Elvis's New Whiskey and Rye, 44 Years After His Death
There's a lot of shaking going on.
Some are now turning to revered icons who are no longer here in the physical realm as part of our oversaturated market of celebrity-affiliated spirits brands. This pair of American whiskeys, crafted by Grain & Barrel Spirits in partnership with Elvis Presley Enterprises, the entity that manages the King's estate, is the result of this partnership. According to the statement made by Grain & Barrel founder Matty Antilla, the company is based in South Carolina and has previously released Chicken Cock Whiskey, Virgil Kane and Dixie Vodka, the official vodka of NASCAR that has stuck with its problematic name for a while now, but has no plans to change it.
Essentially, what is going on here is that we are dealing with sourced whiskeys, specifically rye and Tennessee whiskey, that were blended by "a team of experts" and bottled in Tennessee, partially as a tribute to Elvis' home and partly in order to maximize efficiency, respectively. It is evident that MGP in Indiana is the perfect place for the rye to be distilled as so many brands rely on that massive distillery. There is no information about the source of the Tennessee straight whiskey, but it does specify that it was distilled in Columbia, Tenn., which means that Tennessee Distilling might be one of the likely sources for the whiskey.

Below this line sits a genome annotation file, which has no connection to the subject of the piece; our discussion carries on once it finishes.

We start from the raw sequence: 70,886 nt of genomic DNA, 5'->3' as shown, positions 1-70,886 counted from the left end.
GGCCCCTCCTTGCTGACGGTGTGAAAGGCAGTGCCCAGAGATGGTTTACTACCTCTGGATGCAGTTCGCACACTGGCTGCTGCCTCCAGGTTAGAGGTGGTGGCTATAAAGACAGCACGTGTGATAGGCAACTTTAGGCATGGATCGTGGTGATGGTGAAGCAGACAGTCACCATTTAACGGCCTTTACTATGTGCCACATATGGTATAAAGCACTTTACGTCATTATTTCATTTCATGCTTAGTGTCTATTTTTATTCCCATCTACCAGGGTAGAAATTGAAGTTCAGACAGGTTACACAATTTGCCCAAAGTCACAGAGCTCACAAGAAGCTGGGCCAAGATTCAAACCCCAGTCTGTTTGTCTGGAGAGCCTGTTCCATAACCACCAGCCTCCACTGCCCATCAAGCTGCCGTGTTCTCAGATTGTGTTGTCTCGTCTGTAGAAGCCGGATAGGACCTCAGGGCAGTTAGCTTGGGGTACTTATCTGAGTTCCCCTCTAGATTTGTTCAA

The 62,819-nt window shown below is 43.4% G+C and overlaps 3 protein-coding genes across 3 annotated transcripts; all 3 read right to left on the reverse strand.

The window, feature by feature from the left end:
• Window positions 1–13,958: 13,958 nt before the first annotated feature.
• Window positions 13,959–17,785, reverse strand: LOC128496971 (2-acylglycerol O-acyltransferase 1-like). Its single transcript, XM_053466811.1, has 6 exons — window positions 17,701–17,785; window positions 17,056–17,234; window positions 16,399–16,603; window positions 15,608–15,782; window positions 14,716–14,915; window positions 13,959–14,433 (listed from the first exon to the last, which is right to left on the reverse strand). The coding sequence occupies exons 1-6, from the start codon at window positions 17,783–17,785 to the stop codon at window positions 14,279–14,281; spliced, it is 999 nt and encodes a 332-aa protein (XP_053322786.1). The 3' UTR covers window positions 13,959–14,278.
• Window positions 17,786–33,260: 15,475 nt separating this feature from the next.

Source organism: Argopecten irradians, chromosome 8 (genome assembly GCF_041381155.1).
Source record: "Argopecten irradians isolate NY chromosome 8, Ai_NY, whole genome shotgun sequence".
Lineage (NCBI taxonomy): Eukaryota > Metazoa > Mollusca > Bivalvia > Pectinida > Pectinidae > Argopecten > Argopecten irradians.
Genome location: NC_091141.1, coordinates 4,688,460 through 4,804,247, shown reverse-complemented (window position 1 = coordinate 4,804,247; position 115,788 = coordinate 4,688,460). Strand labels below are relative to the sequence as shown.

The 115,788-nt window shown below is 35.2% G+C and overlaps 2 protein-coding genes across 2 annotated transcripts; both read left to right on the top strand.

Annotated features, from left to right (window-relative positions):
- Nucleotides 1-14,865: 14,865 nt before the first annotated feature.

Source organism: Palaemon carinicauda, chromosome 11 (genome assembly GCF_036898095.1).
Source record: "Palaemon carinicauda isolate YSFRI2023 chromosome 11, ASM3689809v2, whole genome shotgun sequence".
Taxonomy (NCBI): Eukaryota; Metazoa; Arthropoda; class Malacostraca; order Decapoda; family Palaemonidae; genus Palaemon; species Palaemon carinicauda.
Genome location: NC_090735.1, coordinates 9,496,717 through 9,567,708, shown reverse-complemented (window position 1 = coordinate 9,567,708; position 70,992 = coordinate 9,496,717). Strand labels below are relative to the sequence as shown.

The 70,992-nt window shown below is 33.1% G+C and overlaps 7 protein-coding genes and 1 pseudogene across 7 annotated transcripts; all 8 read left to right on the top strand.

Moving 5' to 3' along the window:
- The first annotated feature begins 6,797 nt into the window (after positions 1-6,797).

With a 90 proof rating, Tiger Man is a Tennessee whiskey inspired by Elvis' nickname, Tiger Man. Based on its designation, it must have been charcoal filtered before barreling, also known as the Lincoln County Process, with 80 percent corn, 10 percent rye, and 10 percent malted barley in the mash bill. On the palate, there are some spice and fresh apple notes as well as a touch of nuttiness and vanilla, although the nose is somewhat thin and sharp.
There is one more reason MGP calls the rye The King, which is also 90 proof, because it is made from 95 percent rye. The nose is peppery and spicy, and the palate is full of notes of chocolate, espresso, and stone fruit. In terms of age, both of these whiskeys seem to be on the younger side, however, there is no age statement provided.
We now have two new sourced whiskeys with a beautiful label featuring Elvis in his prime that cost $50 each. I’m struggling to find a reason why you should drink these whiskeys, especially when they are emblazoned with “TCB,” a reference to the phrase “Taking care of business” employed by Elvis and his Memphis Mafia. They are fine, not bad made, just not really compelling or exciting in a world filled with so many other whiskeys to choose from.
Considering the price, it is particularly important to consider some more quality whiskeys if you're going to spend 50 bucks on whiskey. It is likely that this release will appeal to the nexus of whiskey and Elvis fans that must exist somewhere in the world. There is a possibility that that's true, but I would recommend directing your burning love for whiskey to other bottles unless your curiosity is really compelled to try these ones.